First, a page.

Forty odd years ago, the student editors of the Michigan Law Review had a problem: they had too few editors on staff, they were having "trouble getting first-rate articles," and they worried that the Michigan Law Review lacked any particular distinguishing feature to help it stand out from all the other "perfectly respectable law review[s]" in a crowded field. (1) Their solution was to launch a book review issue, a stand-alone issue of the Michigan Law Review devoted solely to in-depth, long-form review essays about recently published books that illuminate the history, theory, and practice of the law. In their preface to that very first book review issue, in the spring of 1979, the editors promised "to print annually an entire issue which reviews books of which lawyers and legal scholars should be aware." (2) Ever since, the Michigan Law Review's Annual Survey of Books Related to the Law has endeavored to bring together incisive reviewers and important books to explore and argue about the life of the law. We are thrilled to bring you this year's issue.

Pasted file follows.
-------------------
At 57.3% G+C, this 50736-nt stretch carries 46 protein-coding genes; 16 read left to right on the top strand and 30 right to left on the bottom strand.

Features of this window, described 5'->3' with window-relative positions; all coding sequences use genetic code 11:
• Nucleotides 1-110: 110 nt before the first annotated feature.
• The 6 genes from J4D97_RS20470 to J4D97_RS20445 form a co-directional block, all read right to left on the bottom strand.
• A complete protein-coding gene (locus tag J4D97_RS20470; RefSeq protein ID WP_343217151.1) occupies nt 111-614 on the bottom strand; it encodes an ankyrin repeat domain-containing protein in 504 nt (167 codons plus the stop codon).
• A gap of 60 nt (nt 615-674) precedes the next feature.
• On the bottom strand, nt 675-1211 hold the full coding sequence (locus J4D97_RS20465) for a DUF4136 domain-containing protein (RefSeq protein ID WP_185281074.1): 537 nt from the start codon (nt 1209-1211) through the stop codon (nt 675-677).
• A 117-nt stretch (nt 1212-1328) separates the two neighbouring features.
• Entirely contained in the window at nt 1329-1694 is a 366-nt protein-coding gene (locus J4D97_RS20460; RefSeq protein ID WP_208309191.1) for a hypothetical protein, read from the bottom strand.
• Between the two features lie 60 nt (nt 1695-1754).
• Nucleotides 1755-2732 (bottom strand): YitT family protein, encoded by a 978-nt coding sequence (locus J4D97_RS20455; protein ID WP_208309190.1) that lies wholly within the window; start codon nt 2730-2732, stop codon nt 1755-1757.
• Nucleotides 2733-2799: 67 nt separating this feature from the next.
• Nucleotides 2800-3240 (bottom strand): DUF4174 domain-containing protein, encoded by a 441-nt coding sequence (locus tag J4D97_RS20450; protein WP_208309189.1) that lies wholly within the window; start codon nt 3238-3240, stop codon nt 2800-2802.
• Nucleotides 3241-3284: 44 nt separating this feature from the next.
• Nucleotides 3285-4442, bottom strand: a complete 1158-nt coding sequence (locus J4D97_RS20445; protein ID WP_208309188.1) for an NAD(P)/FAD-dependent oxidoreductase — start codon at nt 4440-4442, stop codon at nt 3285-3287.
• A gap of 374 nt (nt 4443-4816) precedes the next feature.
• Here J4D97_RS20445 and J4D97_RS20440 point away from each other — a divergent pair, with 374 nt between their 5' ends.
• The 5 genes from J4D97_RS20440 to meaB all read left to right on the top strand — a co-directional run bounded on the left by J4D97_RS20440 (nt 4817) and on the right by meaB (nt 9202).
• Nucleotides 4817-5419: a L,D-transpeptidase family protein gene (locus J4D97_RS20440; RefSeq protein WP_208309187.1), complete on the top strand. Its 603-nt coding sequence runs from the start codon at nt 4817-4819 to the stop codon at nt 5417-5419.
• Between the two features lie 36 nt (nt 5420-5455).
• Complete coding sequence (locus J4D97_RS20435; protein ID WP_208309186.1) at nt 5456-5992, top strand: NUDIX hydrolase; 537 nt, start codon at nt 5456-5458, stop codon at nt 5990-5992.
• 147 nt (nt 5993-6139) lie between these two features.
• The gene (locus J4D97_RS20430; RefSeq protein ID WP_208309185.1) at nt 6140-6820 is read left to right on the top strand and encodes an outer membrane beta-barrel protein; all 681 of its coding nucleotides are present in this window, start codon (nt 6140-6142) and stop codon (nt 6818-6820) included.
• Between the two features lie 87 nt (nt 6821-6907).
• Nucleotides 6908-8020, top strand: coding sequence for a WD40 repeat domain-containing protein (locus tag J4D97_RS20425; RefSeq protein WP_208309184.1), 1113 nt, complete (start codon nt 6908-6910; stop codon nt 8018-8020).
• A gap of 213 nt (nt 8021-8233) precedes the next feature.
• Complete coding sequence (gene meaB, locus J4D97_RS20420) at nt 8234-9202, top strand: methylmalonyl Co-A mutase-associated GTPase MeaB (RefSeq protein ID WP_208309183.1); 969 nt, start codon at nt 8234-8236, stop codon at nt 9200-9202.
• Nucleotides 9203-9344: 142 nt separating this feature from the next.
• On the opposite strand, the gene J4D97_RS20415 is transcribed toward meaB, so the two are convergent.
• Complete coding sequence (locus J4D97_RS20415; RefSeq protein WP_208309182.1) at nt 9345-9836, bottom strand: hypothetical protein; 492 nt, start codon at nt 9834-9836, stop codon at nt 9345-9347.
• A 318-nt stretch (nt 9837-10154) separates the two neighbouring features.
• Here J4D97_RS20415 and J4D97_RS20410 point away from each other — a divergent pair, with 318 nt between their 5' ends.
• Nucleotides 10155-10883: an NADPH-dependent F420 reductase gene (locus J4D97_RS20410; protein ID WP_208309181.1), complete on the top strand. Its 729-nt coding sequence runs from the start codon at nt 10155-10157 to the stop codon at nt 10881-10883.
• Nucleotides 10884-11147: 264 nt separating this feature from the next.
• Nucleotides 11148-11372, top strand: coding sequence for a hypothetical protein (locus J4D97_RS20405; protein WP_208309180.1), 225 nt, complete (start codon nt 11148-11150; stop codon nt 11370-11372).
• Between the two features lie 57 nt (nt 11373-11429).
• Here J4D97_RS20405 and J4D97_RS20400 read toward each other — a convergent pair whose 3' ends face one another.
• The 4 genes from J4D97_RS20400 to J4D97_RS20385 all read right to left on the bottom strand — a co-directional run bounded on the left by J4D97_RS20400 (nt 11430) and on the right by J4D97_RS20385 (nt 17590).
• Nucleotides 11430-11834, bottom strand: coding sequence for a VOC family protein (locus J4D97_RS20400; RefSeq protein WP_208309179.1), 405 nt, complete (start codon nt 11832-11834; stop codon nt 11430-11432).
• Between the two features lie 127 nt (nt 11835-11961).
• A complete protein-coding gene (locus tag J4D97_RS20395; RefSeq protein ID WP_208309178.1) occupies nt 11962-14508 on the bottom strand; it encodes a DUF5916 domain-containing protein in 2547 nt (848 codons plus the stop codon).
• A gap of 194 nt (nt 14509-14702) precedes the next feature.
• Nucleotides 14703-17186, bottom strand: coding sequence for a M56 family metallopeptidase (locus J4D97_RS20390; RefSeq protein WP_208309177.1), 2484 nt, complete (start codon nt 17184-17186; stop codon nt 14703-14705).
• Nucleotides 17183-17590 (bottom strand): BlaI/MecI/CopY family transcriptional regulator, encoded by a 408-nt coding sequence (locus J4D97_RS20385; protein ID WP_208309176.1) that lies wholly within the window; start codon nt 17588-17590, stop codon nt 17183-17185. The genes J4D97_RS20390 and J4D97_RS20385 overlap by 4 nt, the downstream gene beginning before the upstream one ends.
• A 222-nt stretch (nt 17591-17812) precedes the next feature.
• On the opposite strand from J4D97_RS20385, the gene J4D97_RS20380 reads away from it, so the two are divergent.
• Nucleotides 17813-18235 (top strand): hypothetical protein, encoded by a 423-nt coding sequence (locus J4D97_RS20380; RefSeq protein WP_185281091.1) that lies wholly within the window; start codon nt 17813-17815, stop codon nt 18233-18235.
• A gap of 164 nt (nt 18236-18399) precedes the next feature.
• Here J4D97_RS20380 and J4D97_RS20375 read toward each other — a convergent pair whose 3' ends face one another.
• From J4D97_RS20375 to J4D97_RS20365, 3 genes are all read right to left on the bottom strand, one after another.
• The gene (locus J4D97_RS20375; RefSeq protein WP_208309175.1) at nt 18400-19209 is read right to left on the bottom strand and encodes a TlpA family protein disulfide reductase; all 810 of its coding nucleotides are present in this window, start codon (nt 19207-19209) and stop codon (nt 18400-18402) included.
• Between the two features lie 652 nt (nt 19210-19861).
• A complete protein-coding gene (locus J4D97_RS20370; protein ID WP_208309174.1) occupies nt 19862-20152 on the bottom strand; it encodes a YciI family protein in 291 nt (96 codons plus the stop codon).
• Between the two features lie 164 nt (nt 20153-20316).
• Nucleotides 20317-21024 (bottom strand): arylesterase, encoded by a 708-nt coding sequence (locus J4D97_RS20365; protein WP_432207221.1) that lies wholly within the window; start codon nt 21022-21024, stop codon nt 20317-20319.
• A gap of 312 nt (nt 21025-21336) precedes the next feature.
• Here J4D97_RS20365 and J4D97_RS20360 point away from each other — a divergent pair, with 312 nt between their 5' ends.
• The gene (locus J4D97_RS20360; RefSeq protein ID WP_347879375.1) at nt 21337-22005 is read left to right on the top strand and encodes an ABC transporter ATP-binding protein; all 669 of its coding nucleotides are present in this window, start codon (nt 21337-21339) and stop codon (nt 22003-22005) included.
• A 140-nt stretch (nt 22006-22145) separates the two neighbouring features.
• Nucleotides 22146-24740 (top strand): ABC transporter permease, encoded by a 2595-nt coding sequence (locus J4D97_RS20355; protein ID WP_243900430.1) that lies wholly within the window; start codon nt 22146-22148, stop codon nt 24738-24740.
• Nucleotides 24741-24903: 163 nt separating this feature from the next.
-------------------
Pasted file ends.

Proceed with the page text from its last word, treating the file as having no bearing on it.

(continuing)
The Annual Survey is dedicated to the idea that books and book reviews matter. In his introductory essay for the inaugural issue in 1979, Professor David Cavers lamented that book reviews in law journals had become an endangered species, "dwindling away," and he expressed hope that publishing more book reviews would foster a more robust marketplace of ideas. (3) He also expected that book reviews would make for a livelier, more entertaining reading experience than the typical academic fare: in contrast to the increasingly lengthy and "ponderous" articles published in law journals, it's the book reviews, he suggested, that can be taken "home for an evening's reading." (4) The student editors in 1979 likewise wrote that they were trying to remedy the problem that "law reviews have generally ignored books," but they also confessed that they launched the book review issue "for the fun of it," because it let them "browse[] dissolutely through the New York Review of Books and the Book Review section of the Sunday Times" to find likely texts. (5) We certainly enjoyed choosing the books and the book reviewers for this year's issue, and we hope the essays we've chosen spark the kind of intellectual engagement that Professor Cavers described. We hope you have fun reading them, too.

The aim of the Annual Survey is just that: to provide a snapshot of the current moment in law and legal thought. It's a...

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